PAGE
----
Obama Discovers Lobbyists Are Hard to Get Rid Of

Lobbying is a constitutionally protected activity and lobbyists have become a permanent part of the Washington policy process.

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President Barack Obama speaks in the Rose Garden at the White House in Washington, D.C.

The Washington Post had a story yesterday, which is generating some Internet buzz, detailing how often registered lobbyists visit the Obama administration. It illustrates both the intractability of the system as well the limitations of campaign rhetoric.

According to the piece, by T.W. Farnham:

The White House visitor records make it clear that Obama's senior officials are granting that access to some of K Street's most influential representatives. In many cases, those lobbyists have long-standing connections to the president or his aides. Republican lobbyists coming to visit are rare, while Democratic lobbyists are common, whether they are representing corporate clients or liberal causes.

[Check out our editorial cartoons on President Obama.]

This is significant because, as Farnham writes:

More than any president before him, Obama pledged to change the political culture that has fueled the influence of lobbyists. He barred recent lobbyists from joining his administration and banned them from advisory boards throughout the executive branch. The president went so far as to forbid what had been staples of political interaction—federal employees could no longer accept free admission to receptions and conferences sponsored by lobbying groups.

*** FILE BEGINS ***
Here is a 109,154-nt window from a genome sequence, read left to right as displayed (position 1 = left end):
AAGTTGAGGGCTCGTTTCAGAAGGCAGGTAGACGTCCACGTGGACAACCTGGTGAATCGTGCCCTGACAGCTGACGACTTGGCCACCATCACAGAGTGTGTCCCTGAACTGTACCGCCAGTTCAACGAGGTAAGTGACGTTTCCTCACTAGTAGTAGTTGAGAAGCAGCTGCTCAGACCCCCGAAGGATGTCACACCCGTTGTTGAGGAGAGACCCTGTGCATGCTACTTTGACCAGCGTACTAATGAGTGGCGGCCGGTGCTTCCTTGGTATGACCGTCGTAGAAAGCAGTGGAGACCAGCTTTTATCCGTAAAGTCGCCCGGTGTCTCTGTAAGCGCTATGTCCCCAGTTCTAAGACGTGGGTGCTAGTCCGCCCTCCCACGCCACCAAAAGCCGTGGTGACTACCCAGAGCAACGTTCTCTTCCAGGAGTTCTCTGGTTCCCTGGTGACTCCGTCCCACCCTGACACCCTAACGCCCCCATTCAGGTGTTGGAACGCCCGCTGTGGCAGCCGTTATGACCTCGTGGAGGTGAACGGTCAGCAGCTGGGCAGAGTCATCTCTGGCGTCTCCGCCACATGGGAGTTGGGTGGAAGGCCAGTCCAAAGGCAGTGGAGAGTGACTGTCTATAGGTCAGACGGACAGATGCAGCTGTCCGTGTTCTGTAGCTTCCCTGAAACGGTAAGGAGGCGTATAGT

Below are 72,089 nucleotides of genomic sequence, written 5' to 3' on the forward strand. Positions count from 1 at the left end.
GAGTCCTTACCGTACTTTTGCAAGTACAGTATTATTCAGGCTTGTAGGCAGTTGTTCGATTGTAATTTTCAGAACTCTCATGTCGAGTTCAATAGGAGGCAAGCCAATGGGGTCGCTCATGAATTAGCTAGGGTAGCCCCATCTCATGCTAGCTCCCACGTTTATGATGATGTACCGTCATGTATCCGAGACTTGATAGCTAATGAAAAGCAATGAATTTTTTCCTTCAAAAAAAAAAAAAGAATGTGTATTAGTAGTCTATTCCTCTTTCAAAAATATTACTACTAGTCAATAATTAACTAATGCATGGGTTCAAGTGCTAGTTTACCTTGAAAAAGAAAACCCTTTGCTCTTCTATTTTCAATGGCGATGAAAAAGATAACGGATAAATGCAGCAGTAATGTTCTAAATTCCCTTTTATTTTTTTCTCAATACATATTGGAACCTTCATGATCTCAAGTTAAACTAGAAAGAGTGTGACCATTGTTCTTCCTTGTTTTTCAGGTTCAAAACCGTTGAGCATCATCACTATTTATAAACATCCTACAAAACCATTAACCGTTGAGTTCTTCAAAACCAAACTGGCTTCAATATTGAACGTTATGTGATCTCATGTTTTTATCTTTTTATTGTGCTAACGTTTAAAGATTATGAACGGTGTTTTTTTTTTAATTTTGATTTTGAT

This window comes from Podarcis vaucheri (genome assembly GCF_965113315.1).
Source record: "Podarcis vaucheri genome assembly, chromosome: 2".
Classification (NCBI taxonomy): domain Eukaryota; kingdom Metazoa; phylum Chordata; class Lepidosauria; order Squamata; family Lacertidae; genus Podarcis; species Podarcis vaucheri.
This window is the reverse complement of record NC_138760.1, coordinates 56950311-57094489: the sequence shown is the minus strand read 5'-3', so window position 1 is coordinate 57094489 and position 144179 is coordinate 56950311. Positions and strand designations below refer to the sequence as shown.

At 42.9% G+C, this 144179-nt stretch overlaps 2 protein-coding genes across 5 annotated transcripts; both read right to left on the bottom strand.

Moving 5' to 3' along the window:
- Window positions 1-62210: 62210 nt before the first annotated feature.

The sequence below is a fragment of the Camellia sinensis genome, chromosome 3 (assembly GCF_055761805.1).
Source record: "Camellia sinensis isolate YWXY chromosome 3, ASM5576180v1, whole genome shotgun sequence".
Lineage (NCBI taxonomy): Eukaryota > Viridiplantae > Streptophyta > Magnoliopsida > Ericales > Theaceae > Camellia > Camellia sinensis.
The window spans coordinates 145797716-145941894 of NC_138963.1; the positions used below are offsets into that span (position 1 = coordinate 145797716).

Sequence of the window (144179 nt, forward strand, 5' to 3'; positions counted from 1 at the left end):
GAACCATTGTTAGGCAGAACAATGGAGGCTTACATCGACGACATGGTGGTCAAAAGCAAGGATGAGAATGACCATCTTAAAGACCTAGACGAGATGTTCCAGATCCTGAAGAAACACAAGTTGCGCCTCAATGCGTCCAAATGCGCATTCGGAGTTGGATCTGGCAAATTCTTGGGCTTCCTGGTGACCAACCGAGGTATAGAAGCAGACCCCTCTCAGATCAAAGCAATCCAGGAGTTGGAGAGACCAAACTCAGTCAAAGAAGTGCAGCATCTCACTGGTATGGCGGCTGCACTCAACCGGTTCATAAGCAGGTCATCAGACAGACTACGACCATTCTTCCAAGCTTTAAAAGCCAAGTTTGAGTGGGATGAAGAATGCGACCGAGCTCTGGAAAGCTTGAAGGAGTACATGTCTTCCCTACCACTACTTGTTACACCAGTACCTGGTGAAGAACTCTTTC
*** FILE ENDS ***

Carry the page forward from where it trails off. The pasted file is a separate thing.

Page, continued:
One contextual question which would be helpful to answer but is very hard to: How does that rate as compared to past administrations? We're not likely to get a firm number on that any time soon because Obama's is the first administration to disclose its visitor logs. I suppose past administrations' logs must be on file at the respective presidential libraries, but the information is not downloadable.

Of course there's only so much Obama could do in this regard. Lobbying is, after all, a constitutionally protected activity. And it's also true that for better or worse lobbyists have become as permanent a part of the Washington policy process as elected officials and unelected bureaucrats. They tend to have specialized knowledge or access to it, and know how Washington works. "The president and the administration lost a great deal not being able to talk to people of both parties and of every persuasion that knew something about the industries and the questions and what was going on on the Hill," Chamber of Commerce President Thomas Donohue told reporters this morning at a press breakfast sponsored by the Christian Science Monitor. Donohue called the administration's original restrictions on meetings with lobbyists "Mickey Mouse."

[See a collection of political cartoons on the 2012 campaign.]

To be sure Donohue and the Chamber are not fans of the Obama administration (though he studiously avoided saying as much when talking to reporters), but that hasn't prevented them from cooperating where the opportunity arises. "We've got very good relations where it counts," he said. "We work all the time with the guys at the NSC and at the trade office, and with the people at Treasury … We have whatever access we need. We don't spend a lot of time over there, you know, having tea. But whatever we have to get done we get done."

On one level this is the kind of rhetoric and attitude that will make activists on both sides break out into hives and start sputtering about collaborating with the enemy. But on another level it reflects some of the pragmatic spirit that has permitted Washington to function (necessity being the mother of cooperation) in a way that the prevailing congressional ethos of compromise means getting more of what I want threatens. "I worry about the Congress … that we have lot of people that are more significantly on the right and significantly on the left," Donohue said. "What really worries me about that is that it's really hard to make a deal if there's no bridge to get there."

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